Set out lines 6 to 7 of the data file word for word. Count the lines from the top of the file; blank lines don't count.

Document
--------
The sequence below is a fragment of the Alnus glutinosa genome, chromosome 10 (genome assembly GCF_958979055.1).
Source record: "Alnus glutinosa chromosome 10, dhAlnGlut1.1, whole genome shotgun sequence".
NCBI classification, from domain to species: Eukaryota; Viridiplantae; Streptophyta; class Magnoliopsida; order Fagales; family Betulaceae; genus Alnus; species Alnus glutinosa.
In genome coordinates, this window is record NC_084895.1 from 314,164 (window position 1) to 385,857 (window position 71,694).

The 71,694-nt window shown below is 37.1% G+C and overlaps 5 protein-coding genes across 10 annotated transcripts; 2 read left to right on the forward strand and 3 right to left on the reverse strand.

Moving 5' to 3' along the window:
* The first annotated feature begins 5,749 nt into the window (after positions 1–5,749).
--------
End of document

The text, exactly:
Moving 5' to 3' along the window:
* The first annotated feature begins 5,749 nt into the window (after positions 1–5,749).